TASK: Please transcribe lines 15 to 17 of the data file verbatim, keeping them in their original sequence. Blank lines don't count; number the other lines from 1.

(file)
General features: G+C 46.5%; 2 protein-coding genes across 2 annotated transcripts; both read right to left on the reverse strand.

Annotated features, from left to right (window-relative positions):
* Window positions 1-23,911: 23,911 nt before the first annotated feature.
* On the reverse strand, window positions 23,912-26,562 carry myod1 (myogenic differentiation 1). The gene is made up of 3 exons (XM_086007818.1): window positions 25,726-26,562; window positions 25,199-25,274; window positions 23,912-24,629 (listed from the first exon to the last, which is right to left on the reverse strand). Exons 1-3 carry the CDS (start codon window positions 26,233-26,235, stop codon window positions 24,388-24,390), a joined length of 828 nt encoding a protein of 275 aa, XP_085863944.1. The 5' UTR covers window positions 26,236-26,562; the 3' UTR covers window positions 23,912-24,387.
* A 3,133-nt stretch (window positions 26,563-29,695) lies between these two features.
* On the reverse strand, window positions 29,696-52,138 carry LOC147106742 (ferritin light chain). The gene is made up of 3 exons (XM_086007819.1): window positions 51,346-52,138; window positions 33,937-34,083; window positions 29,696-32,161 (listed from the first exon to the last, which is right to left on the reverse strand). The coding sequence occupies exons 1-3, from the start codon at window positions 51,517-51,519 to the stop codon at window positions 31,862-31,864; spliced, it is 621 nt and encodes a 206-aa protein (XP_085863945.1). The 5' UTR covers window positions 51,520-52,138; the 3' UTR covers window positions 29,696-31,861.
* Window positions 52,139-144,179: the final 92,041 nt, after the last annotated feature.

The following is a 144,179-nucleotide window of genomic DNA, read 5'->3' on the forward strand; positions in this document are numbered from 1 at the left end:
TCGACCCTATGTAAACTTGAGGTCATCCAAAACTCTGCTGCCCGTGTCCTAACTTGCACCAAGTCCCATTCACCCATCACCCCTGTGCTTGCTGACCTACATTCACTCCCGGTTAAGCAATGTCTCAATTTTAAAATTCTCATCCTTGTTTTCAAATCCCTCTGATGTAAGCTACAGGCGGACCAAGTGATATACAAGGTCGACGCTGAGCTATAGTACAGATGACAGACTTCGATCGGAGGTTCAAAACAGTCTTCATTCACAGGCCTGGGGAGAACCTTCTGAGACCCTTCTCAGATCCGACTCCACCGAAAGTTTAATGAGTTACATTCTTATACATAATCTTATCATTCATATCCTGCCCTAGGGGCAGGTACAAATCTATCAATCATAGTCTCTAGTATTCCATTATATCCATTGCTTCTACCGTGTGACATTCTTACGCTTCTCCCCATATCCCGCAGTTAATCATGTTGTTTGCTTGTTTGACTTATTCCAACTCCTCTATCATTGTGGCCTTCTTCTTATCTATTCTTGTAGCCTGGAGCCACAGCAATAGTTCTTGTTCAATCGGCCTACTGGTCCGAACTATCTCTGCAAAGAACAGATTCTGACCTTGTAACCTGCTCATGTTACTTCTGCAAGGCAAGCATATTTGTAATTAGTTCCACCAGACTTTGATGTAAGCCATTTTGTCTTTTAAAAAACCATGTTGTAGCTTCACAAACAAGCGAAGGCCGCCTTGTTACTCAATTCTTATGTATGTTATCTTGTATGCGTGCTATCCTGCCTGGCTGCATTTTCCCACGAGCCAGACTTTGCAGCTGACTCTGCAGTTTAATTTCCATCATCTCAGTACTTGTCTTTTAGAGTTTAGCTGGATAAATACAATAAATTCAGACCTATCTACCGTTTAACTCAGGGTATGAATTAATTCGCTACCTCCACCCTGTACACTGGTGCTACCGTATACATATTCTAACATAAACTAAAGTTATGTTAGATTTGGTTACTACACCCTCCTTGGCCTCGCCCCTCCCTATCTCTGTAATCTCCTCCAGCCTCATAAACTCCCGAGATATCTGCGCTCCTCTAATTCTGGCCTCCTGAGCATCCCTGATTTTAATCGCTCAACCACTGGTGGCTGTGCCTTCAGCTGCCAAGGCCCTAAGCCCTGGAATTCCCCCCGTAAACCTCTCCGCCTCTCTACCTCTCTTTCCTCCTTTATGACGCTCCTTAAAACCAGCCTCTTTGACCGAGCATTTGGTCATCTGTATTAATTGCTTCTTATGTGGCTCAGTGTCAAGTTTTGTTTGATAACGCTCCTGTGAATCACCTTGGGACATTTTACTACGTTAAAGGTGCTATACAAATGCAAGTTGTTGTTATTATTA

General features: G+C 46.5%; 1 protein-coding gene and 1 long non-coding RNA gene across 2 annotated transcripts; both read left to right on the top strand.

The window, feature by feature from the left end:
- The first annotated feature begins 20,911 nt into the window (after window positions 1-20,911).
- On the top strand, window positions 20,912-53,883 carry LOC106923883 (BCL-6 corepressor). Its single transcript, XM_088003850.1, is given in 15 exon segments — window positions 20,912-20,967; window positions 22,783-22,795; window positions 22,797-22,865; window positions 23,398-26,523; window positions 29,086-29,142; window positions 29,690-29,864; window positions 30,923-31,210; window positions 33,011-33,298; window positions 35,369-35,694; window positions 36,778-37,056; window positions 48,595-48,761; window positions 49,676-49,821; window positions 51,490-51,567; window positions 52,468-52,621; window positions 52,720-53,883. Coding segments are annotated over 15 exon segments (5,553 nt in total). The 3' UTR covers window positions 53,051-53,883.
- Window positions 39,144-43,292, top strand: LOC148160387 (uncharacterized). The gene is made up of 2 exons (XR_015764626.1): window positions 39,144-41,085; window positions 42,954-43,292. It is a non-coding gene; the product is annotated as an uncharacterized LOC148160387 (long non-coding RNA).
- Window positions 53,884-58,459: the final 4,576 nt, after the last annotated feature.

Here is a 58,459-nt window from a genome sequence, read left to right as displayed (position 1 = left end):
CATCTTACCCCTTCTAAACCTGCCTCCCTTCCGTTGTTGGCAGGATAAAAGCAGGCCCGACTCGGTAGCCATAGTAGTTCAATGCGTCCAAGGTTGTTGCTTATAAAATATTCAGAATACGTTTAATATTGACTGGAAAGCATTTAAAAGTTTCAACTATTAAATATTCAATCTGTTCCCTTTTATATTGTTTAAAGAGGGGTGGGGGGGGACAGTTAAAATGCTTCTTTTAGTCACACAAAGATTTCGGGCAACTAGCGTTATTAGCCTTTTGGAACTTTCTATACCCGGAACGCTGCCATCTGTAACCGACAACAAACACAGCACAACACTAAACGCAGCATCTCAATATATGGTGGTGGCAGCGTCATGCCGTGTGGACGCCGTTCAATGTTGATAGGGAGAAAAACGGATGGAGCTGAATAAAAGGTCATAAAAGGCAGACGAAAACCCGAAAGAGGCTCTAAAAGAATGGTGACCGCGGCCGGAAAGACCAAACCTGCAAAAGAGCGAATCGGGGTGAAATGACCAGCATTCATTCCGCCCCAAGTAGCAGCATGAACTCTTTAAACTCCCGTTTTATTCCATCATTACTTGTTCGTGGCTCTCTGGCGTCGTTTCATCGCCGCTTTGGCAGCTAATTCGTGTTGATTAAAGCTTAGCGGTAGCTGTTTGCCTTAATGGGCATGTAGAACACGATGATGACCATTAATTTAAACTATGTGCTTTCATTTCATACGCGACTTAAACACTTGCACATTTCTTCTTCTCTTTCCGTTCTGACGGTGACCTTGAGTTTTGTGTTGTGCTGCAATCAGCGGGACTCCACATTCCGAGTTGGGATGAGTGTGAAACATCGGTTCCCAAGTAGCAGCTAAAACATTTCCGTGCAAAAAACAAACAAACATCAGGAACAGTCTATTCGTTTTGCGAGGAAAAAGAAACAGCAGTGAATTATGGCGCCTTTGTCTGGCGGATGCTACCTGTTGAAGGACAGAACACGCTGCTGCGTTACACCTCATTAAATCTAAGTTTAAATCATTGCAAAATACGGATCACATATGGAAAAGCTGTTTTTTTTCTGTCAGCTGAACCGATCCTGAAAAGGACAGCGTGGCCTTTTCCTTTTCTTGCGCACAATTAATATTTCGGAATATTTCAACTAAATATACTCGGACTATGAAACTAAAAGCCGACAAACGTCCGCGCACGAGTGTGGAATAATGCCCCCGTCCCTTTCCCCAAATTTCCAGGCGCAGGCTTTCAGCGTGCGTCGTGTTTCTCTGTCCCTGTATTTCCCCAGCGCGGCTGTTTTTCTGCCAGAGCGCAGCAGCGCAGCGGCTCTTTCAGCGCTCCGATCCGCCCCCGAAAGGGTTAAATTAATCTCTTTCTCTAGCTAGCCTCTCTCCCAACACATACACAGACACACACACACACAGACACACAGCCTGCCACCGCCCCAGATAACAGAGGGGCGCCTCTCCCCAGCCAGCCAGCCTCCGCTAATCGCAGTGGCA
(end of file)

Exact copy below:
- Window positions 53,884-58,459: the final 4,576 nt, after the last annotated feature.

Here is a 58,459-nt window from a genome sequence, read left to right as displayed (position 1 = left end):
CATCTTACCCCTTCTAAACCTGCCTCCCTTCCGTTGTTGGCAGGATAAAAGCAGGCCCGACTCGGTAGCCATAGTAGTTCAATGCGTCCAAGGTTGTTGCTTATAAAATATTCAGAATACGTTTAATATTGACTGGAAAGCATTTAAAAGTTTCAACTATTAAATATTCAATCTGTTCCCTTTTATATTGTTTAAAGAGGGGTGGGGGGGGACAGTTAAAATGCTTCTTTTAGTCACACAAAGATTTCGGGCAACTAGCGTTATTAGCCTTTTGGAACTTTCTATACCCGGAACGCTGCCATCTGTAACCGACAACAAACACAGCACAACACTAAACGCAGCATCTCAATATATGGTGGTGGCAGCGTCATGCCGTGTGGACGCCGTTCAATGTTGATAGGGAGAAAAACGGATGGAGCTGAATAAAAGGTCATAAAAGGCAGACGAAAACCCGAAAGAGGCTCTAAAAGAATGGTGACCGCGGCCGGAAAGACCAAACCTGCAAAAGAGCGAATCGGGGTGAAATGACCAGCATTCATTCCGCCCCAAGTAGCAGCATGAACTCTTTAAACTCCCGTTTTATTCCATCATTACTTGTTCGTGGCTCTCTGGCGTCGTTTCATCGCCGCTTTGGCAGCTAATTCGTGTTGATTAAAGCTTAGCGGTAGCTGTTTGCCTTAATGGGCATGTAGAACACGATGATGACCATTAATTTAAACTATGTGCTTTCATTTCATACGCGACTTAAACACTTGCACATTTCTTCTTCTCTTTCCGTTCTGACGGTGACCTTGAGTTTTGTGTTGTGCTGCAATCAGCGGGACTCCACATTCCGAGTTGGGATGAGTGTGAAACATCGGTTCCCAAGTAGCAGCTAAAACATTTCCGTGCAAAAAACAAACAAACATCAGGAACAGTCTATTCGTTTTGCGAGGAAAAAGAAACAGCAGTGAATTATGGCGCCTTTGTCTGGCGGATGCTACCTGTTGAAGGACAGAACACGCTGCTGCGTTACACCTCATTAAATCTAAGTTTAAATCATTGCAAAATACGGATCACATATGGAAAAGCTGTTTTTTTTCTGTCAGCTGAACCGATCCTGAAAAGGACAGCGTGGCCTTTTCCTTTTCTTGCGCACAATTAATATTTCGGAATATTTCAACTAAATATACTCGGACTATGAAACTAAAAGCCGACAAACGTCCGCGCACGAGTGTGGAATAATGCCCCCGTCCCTTTCCCCAAATTTCCAGGCGCAGGCTTTCAGCGTGCGTCGTGTTTCTCTGTCCCTGTATTTCCCCAGCGCGGCTGTTTTTCTGCCAGAGCGCAGCAGCGCAGCGGCTCTTTCAGCGCTCCGATCCGCCCCCGAAAGGGTTAAATTAATCTCTTTCTCTAGCTAGCCTCTCTCCCAACACATACACAGACACACACACACACAGACACACAGCCTGCCACCGCCCCAGATAACAGAGGGGCGCCTCTCCCCAGCCAGCCAGCCTCCGCTAATCGCAGTGGCA